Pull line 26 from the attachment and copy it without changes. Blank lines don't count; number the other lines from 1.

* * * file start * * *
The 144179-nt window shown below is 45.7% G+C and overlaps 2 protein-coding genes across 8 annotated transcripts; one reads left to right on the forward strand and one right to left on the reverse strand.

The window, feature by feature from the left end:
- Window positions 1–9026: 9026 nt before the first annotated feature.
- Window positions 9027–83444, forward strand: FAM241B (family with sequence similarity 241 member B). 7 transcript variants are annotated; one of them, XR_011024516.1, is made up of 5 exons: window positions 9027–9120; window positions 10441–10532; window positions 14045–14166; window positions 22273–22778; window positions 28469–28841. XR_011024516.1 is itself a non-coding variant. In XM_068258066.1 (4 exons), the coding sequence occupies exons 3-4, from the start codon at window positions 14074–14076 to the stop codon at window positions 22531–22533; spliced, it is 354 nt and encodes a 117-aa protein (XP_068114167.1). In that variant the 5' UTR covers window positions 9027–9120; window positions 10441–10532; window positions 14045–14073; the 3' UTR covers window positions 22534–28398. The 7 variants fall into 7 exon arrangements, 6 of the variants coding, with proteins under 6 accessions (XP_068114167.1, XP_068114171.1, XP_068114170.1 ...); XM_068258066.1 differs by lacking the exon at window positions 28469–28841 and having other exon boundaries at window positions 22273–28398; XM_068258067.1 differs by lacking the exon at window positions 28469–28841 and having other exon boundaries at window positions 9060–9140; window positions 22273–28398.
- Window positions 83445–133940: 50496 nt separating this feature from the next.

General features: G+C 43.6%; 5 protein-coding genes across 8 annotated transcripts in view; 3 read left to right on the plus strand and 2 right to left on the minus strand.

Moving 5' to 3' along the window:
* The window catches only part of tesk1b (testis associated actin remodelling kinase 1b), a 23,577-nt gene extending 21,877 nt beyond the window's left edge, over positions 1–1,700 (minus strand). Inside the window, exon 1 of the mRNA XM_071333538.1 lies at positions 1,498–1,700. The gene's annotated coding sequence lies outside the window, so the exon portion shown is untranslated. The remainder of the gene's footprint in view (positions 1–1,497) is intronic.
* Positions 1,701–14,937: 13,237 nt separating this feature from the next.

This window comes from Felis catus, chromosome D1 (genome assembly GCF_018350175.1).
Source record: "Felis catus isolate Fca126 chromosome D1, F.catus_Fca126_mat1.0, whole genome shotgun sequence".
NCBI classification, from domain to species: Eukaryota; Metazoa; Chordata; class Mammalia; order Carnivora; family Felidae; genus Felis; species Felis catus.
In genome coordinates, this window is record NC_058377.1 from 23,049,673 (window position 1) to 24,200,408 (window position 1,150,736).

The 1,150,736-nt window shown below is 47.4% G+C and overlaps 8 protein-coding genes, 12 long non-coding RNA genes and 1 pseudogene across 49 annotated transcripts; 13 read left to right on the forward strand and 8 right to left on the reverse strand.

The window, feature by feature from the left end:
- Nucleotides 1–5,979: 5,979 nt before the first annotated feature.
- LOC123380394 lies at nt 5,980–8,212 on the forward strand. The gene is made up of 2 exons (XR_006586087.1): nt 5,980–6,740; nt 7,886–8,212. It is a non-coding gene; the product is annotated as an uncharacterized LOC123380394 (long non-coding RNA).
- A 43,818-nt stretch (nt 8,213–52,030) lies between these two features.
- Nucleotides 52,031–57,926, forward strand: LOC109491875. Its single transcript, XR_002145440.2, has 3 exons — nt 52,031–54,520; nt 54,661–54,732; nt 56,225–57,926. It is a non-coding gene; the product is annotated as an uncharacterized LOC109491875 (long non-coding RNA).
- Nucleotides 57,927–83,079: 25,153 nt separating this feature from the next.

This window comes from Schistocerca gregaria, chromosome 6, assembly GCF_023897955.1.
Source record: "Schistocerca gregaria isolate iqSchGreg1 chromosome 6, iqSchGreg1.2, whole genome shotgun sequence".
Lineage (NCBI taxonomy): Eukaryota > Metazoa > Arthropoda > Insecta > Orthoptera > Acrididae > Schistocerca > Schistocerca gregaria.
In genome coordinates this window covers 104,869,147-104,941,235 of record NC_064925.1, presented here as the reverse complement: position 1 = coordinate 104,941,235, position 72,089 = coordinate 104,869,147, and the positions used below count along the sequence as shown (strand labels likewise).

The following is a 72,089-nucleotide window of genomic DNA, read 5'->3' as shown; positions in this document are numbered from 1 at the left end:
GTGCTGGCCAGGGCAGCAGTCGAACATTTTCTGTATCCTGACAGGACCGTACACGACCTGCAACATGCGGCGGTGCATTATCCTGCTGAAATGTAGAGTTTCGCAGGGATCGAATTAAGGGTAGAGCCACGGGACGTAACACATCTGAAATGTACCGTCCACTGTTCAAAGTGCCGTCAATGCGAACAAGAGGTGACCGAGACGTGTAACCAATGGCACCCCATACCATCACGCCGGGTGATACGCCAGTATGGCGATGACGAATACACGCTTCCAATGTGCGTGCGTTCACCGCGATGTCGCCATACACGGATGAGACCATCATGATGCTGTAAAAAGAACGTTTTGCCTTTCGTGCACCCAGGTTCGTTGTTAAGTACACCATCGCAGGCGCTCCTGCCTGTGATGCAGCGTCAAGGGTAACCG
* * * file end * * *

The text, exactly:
GTGCTGGCCAGGGCAGCAGTCGAACATTTTCTGTATCCTGACAGGACCGTACACGACCTGCAACATGCGGCGGTGCATTATCCTGCTGAAATGTAGAGTTTCGCAGGGATCGAATTAAGGGTAGAGCCACGGGACGTAACACATCTGAAATGTACCGTCCACTGTTCAAAGTGCCGTCAATGCGAACAAGAGGTGACCGAGACGTGTAACCAATGGCACCCCATACCATCACGCCGGGTGATACGCCAGTATGGCGATGACGAATACACGCTTCCAATGTGCGTGCGTTCACCGCGATGTCGCCATACACGGATGAGACCATCATGATGCTGTAAAAAGAACGTTTTGCCTTTCGTGCACCCAGGTTCGTTGTTAAGTACACCATCGCAGGCGCTCCTGCCTGTGATGCAGCGTCAAGGGTAACCG